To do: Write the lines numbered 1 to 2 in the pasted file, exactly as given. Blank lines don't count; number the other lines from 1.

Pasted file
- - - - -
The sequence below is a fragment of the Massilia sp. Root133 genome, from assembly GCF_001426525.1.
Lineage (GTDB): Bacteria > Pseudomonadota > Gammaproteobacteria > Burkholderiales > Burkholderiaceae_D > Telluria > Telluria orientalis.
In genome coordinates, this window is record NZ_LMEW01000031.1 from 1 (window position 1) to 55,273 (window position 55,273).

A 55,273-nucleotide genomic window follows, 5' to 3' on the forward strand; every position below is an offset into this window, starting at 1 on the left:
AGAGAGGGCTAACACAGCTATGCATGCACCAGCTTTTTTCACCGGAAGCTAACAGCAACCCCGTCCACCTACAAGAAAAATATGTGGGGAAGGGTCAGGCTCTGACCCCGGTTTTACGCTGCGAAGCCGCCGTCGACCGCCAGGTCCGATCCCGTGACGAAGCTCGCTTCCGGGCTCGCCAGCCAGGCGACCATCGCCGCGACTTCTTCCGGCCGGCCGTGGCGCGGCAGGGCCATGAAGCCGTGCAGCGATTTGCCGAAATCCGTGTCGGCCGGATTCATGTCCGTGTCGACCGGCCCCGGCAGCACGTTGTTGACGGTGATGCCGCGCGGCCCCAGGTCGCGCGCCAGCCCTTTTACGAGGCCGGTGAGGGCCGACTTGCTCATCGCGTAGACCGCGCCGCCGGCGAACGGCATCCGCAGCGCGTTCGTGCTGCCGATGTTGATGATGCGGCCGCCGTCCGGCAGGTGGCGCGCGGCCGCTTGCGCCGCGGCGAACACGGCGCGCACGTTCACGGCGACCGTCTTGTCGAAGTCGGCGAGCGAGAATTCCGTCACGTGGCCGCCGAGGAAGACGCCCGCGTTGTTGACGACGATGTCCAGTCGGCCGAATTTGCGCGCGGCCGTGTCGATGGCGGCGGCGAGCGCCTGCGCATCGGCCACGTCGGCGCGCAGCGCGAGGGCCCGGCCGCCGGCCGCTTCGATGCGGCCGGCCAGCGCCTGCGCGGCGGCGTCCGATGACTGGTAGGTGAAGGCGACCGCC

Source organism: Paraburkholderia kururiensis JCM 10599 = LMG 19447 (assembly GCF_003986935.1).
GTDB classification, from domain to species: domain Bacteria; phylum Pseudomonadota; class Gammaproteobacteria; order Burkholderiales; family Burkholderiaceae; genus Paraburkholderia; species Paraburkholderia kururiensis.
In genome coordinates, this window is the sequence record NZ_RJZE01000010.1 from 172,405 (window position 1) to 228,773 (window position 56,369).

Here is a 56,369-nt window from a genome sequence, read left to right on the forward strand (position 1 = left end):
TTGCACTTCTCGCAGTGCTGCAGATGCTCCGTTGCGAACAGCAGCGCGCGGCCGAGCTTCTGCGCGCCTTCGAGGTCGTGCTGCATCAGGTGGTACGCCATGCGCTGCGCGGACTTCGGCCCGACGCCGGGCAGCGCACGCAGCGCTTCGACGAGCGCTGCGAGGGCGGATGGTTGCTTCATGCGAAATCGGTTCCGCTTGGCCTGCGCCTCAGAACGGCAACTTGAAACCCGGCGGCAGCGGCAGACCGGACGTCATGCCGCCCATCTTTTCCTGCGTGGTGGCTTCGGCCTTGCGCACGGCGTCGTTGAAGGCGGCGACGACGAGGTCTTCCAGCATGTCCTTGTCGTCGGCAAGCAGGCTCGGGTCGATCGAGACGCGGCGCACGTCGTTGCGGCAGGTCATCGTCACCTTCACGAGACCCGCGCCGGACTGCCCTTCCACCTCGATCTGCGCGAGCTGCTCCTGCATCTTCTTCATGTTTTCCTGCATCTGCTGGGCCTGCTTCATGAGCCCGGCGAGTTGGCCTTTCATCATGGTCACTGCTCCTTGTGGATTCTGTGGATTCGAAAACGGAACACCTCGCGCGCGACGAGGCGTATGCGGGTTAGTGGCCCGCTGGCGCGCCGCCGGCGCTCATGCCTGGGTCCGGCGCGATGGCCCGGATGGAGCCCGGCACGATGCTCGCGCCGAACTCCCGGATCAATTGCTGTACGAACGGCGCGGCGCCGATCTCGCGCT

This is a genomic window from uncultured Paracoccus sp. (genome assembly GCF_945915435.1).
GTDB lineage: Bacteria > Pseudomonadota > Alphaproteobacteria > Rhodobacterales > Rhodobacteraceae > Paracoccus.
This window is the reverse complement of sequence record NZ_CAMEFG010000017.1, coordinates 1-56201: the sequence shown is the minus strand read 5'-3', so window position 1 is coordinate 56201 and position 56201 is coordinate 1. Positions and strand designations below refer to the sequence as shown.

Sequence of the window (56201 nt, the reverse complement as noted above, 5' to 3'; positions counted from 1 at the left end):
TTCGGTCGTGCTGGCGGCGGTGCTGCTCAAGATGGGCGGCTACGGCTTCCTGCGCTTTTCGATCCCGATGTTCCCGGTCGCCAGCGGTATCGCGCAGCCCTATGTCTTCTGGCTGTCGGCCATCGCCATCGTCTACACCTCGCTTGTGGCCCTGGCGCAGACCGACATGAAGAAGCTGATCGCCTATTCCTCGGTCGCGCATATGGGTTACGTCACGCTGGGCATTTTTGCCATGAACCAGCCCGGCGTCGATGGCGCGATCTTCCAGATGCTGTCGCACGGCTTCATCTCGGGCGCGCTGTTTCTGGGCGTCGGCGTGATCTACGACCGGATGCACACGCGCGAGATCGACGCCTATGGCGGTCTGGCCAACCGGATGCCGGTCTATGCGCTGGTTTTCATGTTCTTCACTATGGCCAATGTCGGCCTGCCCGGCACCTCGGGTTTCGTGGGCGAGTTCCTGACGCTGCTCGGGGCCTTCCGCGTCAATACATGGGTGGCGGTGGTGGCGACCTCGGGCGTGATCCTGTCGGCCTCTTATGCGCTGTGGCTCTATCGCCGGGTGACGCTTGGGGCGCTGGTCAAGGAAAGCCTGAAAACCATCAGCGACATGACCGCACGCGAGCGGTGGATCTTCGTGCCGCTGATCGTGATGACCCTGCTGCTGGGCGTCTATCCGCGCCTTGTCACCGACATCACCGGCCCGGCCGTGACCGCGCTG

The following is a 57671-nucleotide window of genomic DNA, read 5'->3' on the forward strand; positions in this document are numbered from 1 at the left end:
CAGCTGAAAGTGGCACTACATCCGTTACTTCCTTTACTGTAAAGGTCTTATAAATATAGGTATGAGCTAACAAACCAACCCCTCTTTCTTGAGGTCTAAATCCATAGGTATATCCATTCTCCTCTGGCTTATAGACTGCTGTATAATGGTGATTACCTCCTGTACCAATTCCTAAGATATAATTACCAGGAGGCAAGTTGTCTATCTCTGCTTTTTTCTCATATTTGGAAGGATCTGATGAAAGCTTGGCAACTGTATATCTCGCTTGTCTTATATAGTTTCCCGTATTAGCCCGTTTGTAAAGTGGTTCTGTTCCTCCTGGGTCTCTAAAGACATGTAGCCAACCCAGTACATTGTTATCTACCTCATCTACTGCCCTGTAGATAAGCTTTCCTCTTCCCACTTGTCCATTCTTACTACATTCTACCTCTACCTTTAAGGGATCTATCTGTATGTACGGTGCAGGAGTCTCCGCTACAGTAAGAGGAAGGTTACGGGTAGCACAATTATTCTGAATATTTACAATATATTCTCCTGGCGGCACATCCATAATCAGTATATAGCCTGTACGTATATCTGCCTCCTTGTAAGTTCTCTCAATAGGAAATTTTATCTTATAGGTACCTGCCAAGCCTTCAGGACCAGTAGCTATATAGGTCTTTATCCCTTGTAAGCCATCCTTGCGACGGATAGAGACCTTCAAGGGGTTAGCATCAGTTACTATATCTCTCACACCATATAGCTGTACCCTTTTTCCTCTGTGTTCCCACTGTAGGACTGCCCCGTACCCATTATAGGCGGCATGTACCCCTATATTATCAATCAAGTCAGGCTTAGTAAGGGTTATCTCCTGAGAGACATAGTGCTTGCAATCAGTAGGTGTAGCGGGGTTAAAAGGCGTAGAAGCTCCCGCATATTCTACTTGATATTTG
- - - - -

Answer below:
The sequence below is a fragment of the Massilia sp. Root133 genome, from assembly GCF_001426525.1.
Lineage (GTDB): Bacteria > Pseudomonadota > Gammaproteobacteria > Burkholderiales > Burkholderiaceae_D > Telluria > Telluria orientalis.